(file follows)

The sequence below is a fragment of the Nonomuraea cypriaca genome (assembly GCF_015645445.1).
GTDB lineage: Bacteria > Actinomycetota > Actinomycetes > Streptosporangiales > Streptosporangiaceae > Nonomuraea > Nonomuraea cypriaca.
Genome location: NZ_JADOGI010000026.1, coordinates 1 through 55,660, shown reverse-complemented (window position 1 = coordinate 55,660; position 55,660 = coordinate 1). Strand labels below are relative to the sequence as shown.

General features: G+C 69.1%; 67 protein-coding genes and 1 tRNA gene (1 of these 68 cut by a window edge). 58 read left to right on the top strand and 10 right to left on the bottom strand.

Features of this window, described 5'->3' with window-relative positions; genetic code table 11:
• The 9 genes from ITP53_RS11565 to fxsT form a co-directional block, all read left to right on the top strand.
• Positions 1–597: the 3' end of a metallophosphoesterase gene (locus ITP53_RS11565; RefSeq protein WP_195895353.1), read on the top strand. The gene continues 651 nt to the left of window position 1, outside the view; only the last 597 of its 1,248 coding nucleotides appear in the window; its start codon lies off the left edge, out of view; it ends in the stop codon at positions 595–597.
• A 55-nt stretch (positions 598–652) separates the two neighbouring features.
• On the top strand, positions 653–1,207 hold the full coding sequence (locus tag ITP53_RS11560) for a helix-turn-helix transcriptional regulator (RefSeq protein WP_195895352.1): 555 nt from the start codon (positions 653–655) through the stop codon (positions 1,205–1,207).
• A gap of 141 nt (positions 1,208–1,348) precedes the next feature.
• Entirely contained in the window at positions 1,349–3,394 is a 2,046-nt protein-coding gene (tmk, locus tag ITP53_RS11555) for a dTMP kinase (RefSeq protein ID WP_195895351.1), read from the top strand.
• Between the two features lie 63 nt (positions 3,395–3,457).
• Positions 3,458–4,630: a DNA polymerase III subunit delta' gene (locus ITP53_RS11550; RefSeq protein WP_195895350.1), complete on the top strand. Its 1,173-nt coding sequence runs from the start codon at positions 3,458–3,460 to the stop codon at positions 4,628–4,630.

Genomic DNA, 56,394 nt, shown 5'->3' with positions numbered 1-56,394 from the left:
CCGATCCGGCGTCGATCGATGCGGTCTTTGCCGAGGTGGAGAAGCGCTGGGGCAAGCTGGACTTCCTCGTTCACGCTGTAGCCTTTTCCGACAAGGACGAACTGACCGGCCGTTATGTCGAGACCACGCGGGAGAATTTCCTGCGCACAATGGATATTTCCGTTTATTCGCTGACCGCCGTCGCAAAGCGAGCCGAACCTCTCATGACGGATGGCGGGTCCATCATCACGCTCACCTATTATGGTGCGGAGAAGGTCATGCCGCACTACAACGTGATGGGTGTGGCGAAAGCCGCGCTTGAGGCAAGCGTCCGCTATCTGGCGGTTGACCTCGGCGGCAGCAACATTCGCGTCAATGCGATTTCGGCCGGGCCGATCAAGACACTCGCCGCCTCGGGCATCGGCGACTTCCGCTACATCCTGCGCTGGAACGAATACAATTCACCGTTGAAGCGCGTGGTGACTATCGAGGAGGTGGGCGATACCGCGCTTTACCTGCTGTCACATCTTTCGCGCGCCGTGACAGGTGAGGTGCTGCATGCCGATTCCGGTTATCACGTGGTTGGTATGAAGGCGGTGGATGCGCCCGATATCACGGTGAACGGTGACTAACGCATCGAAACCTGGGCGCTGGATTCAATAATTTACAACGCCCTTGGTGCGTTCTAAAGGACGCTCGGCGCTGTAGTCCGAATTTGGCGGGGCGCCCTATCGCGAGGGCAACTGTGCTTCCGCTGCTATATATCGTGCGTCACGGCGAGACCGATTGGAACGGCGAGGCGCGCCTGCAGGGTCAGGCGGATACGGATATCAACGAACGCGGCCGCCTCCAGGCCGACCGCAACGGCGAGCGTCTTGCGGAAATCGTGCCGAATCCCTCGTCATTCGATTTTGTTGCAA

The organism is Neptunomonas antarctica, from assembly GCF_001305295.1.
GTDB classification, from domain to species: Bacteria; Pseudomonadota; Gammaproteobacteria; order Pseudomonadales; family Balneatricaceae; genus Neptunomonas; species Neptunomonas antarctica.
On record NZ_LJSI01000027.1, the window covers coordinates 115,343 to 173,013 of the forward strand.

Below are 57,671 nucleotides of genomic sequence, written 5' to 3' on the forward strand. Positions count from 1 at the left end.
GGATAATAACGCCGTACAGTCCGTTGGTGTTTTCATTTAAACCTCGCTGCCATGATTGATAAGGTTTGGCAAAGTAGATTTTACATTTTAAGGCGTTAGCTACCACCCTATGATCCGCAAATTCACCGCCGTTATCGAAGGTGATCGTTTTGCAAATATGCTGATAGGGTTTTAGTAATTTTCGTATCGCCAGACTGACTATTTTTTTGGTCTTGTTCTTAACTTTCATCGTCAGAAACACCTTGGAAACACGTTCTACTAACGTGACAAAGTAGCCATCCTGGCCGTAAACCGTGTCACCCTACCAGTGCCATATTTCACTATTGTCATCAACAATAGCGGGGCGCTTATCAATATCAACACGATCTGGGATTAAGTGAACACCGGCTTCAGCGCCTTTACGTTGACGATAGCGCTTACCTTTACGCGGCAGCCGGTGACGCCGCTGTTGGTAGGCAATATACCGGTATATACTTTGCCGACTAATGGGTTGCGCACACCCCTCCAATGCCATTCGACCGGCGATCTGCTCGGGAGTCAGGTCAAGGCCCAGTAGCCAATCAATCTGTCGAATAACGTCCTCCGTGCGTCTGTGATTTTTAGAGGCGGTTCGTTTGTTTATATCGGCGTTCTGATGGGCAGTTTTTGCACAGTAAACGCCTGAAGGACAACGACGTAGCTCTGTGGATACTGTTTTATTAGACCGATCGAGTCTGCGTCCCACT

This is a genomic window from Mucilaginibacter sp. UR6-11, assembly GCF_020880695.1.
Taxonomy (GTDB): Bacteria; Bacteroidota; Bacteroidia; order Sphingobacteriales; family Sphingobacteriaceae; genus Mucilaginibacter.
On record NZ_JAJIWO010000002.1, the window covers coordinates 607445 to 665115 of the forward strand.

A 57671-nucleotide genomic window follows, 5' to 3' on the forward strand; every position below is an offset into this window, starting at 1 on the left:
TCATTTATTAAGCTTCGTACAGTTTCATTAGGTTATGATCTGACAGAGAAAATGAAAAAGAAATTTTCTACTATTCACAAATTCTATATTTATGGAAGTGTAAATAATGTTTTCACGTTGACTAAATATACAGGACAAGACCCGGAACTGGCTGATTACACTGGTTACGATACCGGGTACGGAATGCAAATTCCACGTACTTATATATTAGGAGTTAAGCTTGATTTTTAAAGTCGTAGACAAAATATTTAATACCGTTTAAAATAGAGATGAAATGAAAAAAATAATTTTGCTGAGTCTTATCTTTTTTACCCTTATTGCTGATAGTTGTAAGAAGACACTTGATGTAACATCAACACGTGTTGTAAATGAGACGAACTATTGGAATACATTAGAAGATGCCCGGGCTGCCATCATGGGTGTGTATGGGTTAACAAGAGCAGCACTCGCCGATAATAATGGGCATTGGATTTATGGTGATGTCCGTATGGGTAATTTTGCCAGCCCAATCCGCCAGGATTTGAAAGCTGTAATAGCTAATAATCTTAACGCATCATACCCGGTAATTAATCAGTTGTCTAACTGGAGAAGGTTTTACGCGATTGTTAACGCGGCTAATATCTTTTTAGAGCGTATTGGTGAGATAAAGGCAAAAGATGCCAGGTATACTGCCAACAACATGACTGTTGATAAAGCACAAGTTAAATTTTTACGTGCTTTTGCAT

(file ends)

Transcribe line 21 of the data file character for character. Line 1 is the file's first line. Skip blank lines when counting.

This is a genomic window from Mucilaginibacter sp. UR6-11, assembly GCF_020880695.1.